The first neoclassical plays came out of the Pléiades. In 1552, Étienne Jodelle wrote both the first neoclassical tragedy and neoclassical comedy. They were entitled Cléopâtre captive and Eugène respectively. Eugène followed a Roman farcical style, again, looking back to the past to write in the present. Cléopâtre captive was performed before the king, with Jodelle in the lead role. This established neoclassical ideas in the minds of all. By 1572, Jean de Taille published a preference for the rules, and by that time, most authors were using neoclassical ideals.

Many other neoclassical playwrights became popular during the sixteenth century, as well as one theatrical manager. Robert Garnier wrote eight tragedies between 1568-1583. Most of his tragedies were adapted from Euripides or Seneca, but his most well-know (and least characteristic) play was Bradamante , which he wrote in 1582.

Another noteworthy playwright of this period was Alexandre Hardy, who wrote over 500 plays. Only 34 have been preserved, and they were tragi-comedies and pastorals. Pastorals were developed in Renaissance Italy in the 1400’s. They were created out of interest in satyr plays of antiquity. The main topic of these pastorals was the triumph of love. They first appeared in 1471, and reached their peak of popularity in the late 16th century. From Hardy’s 34 preserved pieces, one can see that neoclassical ideas were very prominent. according to History of the Theatre, Second Edition, he employed the five-act structure, used poetic dialogue, ghosts, messengers, and the chorus to enhance his plays. Although he adhered to many neoclassical structures, he did ignore verisimilitude and decorum. He placed even the most violent scenes on stage. Although he did ignore some of the criteria, he successfully paved the way for future tragedies with his tragi-comedies, and for future comedies with his pastorals. Hardy wrote for one of the most influential theatre managers in the neoclassical period, Valleran LeComte.

Valleran LeComte was the first important theatre manager because he was the first to attempt to provide high-quality theatre to a paying audience. He headed a troupe called "The King’s Players," which was a title honoring that they had performed before the king. Between 1598-1612, Valleran’s troupe was the most influential in Paris.

The three most popular neoclassical playwrights were Pierre Corneille, Jean Racine, and Molière. They all had different styles of writing, which distinguished each of them. These three competed in Paris during the same time period for audiences, allowing the public to enjoy each style.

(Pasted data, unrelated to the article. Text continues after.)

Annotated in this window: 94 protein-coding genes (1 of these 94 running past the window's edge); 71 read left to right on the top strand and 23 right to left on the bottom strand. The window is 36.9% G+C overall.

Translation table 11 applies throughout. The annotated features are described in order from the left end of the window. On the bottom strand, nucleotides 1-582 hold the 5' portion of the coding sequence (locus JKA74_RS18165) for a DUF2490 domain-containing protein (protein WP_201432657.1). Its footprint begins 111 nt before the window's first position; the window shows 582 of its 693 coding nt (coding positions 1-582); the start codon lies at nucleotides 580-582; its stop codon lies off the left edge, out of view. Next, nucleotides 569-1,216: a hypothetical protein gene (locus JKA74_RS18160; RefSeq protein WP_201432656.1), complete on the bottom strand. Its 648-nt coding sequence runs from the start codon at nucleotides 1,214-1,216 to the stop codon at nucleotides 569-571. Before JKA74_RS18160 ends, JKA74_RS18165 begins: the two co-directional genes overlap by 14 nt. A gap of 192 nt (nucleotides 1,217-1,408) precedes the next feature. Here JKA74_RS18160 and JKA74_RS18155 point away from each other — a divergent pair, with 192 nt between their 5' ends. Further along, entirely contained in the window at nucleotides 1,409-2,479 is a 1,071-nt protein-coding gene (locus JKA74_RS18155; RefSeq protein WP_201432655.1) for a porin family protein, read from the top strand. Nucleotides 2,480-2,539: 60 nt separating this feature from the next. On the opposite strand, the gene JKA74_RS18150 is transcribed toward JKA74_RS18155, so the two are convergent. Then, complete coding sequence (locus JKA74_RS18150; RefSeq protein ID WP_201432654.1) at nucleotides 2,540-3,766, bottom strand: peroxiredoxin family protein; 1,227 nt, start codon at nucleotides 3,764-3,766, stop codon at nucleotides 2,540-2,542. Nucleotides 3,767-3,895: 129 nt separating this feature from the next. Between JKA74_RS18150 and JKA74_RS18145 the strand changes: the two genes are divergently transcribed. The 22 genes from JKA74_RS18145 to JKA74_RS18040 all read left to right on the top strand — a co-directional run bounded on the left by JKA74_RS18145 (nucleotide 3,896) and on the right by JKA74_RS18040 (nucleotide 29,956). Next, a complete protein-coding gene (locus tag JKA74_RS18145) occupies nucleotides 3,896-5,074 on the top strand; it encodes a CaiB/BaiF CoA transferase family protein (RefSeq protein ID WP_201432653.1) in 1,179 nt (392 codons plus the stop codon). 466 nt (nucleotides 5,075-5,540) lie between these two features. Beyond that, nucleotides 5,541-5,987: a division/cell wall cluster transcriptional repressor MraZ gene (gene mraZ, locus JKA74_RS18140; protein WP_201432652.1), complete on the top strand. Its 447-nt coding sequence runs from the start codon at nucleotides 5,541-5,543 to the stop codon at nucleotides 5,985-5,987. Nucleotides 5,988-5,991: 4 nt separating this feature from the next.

Pierre Corneille was the first to begin writing, and the first to cause a huge controversy over the criteria that Richelieu and the Académie Française had created. His play, Le Cid , written in 1637, caused a huge uproar for not following the rules the Académie had established: unity of time, action, and place, along with verisimilitude and decorum. His play did not follow all of the rules, and it was raked over the coals. This is perhaps the reason why it became the first popular tragi-comedy of its time. It did not hold up against the neoclassical model, but yet it is still recognized among neoclassical theatre pieces.

While Corneille broke the rules, Jean Racine adhered as strictly as possible to them. The discipline he applied to his writing was most likely a result of his strict Jansenist upbringing. His tragedies, especially Andromache (1664) and Bérénice (1670) were very popular with the public, but they were also popular with Louis XIV. Louis showed Racine his favor, and his troupe played in Paris. According to Oscar G. Brockett, in History of the Theatre, Second Edition, Racine had a talent at creating "dramatic tension through concentration and characterization." (235) Racine used Greek influences to create his plays, and utilized the idea of predestination that came from his Jansenist background. Each of his characters that had a fatal flaw that eventually caused their own downfall. After Phèdre failed in 1677, Racine left the theatre and became a histographer for Louis XIV. He wrote two more religious pieces before he died in 1684. His plays were very popular, and still are anthologized today.

Molière was the king of farce. He was the most influential playwright of the neoclassical period, and had the largest impact on playwrights after his time. He freely admitted to depicting the failings of humans truthfully. He used farcical characters to depict true character-types of the time period, and was persecuted for attacking human weakness. The characters Molière created were from the family of Commedía dell’Arte's stock characters. Some examples provided by History of the Theatre, Second Edition include: the stupid, cuckolded husbands/fathers, the sassy maid, and the young lovers.